Final plea for Bendigo kangaroo mutilation culprit

Wildlife rescue supporters gather earlier this year after a kangaroo was mutilated in a Bendigo car park in April.  Picture: JIM ALDERSEY
Wildlife rescue supporters gather earlier this year after a kangaroo was mutilated in a Bendigo car park in April. Picture: JIM ALDERSEY

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ORGANISERS of a fund set up to find those responsible for the mutilation of a kangaroo in a Bendigo car park are calling for final tip-offs to track down the culprit.

The trust fund account has attracted more than $4000 in donations after being set up as a reward for information leading to charges.

BLS Financial Services managing director Adam Mackenzie set up the account and said he wanted anyone with information about

He said at the end of the month the funds would be given to whoever gave the initial tip-off or, if no charges have been laid, more discussions would be held over whether to donate the money to the Wildlife Rescue Emergency Service.

“The idea was to flush out the person, but we realised people also have a right to know who gave the tip off, who claimed the money and who didn’t claim the money,” he said.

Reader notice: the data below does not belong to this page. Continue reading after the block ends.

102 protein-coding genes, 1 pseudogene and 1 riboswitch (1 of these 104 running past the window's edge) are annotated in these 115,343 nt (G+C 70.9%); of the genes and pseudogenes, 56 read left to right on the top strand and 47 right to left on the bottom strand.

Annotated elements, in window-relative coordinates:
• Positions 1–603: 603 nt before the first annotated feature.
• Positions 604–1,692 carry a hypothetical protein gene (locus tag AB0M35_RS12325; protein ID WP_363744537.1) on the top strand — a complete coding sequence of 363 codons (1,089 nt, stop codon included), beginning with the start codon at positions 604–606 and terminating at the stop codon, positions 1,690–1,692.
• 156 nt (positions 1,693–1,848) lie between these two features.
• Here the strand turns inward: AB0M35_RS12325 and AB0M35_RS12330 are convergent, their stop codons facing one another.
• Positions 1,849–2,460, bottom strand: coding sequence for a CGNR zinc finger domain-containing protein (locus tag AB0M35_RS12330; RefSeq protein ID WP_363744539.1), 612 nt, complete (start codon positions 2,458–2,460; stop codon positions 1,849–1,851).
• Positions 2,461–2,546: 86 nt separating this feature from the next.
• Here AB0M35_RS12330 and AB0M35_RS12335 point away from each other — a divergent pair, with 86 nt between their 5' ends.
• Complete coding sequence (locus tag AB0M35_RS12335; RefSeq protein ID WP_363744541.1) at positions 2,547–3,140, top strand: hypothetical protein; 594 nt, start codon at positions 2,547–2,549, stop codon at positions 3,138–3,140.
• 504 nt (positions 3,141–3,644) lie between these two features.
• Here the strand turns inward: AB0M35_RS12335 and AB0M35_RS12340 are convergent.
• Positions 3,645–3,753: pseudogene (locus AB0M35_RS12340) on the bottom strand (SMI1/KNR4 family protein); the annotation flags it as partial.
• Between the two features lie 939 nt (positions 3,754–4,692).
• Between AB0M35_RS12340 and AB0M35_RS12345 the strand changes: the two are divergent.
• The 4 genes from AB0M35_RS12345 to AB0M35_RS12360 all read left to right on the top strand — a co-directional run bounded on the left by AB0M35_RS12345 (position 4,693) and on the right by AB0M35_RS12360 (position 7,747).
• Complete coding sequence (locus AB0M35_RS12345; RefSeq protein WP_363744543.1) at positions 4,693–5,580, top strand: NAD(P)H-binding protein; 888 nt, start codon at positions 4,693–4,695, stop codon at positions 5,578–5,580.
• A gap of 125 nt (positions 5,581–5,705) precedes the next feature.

The call comes as the Department of Sustainability and Environment continues its investigation into the incident.

DSE compliance acting program manager Shaun Burke said they were looking into alleged offences under the Wildlife Act and the Prevention of Cruelty to Animals Act.

Mr Burke said the DSE was now leading the investigation after Bendigo police conducted a number of interviews over the kangaroo killing.

Mr Mackenzie said the mutilation of the kangaroo had generated a huge response from the community.

“There’s been an incredible amount of interest and generosity with people reaching into their own pockets,” he said.

Australian Social Network Marketing director Tom Bailey,

He said other emails had been sent to his account offering support and encouragement.

“It’s been really well received in the community, I got a lot of emails, not necessarily from people with information, just saying it was a good initiative,” he said.

“The only thing that disappointed me was that some people specified they were only doing it for the money. I had one person say this couldn’t have come at a better time, because he needed to fix his car.”

Mr Bailey said he’d like to see the money donated to WRES if there was no charges laid or no one could claim the fund.

WRES co-founder Jo Lyall said the account was separate to the work of the organisation and any donation would be that person’s choice.

“It’s entirely up to the individuals, it’s not something we raised,” she said.

“In the event that it doesn’t go to someone, then if they want their money back we have no problem with that whatsoever. They’ve put that money in in good faith.”

Ms Lyall said the kangaroo incident had a broad affect on the community and needed a swift response.

“As a community we’re not going to tolerate it,” she said.

“It’s an utterly unnecessary act and there needs to be an example made of the person responsible.

“There’s got to be a precedent set to deter the next lot that think of doing it.”